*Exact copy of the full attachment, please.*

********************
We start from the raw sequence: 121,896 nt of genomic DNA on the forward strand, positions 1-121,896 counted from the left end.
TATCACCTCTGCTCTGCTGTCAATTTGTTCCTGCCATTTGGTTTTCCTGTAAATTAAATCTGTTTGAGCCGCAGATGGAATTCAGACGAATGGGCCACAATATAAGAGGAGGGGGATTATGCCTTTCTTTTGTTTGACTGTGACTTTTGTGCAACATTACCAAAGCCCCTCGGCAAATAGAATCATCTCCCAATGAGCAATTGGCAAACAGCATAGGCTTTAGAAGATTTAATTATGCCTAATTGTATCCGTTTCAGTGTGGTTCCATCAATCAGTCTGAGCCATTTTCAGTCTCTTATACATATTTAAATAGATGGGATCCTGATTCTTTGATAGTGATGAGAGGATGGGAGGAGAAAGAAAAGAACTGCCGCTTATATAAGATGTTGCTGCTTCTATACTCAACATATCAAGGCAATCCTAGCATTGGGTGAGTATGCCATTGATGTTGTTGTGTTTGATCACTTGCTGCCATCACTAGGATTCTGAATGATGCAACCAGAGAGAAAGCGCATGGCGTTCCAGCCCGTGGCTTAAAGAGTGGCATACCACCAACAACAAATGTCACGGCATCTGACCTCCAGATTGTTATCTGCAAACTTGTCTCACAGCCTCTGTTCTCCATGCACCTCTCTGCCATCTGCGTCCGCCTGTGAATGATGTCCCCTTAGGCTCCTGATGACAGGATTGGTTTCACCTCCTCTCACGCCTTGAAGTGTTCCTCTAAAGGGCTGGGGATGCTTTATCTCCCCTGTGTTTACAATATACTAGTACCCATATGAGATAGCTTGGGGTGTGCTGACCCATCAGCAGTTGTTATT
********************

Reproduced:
We start from the raw sequence: 121,896 nt of genomic DNA on the forward strand, positions 1-121,896 counted from the left end.
TATCACCTCTGCTCTGCTGTCAATTTGTTCCTGCCATTTGGTTTTCCTGTAAATTAAATCTGTTTGAGCCGCAGATGGAATTCAGACGAATGGGCCACAATATAAGAGGAGGGGGATTATGCCTTTCTTTTGTTTGACTGTGACTTTTGTGCAACATTACCAAAGCCCCTCGGCAAATAGAATCATCTCCCAATGAGCAATTGGCAAACAGCATAGGCTTTAGAAGATTTAATTATGCCTAATTGTATCCGTTTCAGTGTGGTTCCATCAATCAGTCTGAGCCATTTTCAGTCTCTTATACATATTTAAATAGATGGGATCCTGATTCTTTGATAGTGATGAGAGGATGGGAGGAGAAAGAAAAGAACTGCCGCTTATATAAGATGTTGCTGCTTCTATACTCAACATATCAAGGCAATCCTAGCATTGGGTGAGTATGCCATTGATGTTGTTGTGTTTGATCACTTGCTGCCATCACTAGGATTCTGAATGATGCAACCAGAGAGAAAGCGCATGGCGTTCCAGCCCGTGGCTTAAAGAGTGGCATACCACCAACAACAAATGTCACGGCATCTGACCTCCAGATTGTTATCTGCAAACTTGTCTCACAGCCTCTGTTCTCCATGCACCTCTCTGCCATCTGCGTCCGCCTGTGAATGATGTCCCCTTAGGCTCCTGATGACAGGATTGGTTTCACCTCCTCTCACGCCTTGAAGTGTTCCTCTAAAGGGCTGGGGATGCTTTATCTCCCCTGTGTTTACAATATACTAGTACCCATATGAGATAGCTTGGGGTGTGCTGACCCATCAGCAGTTGTTATT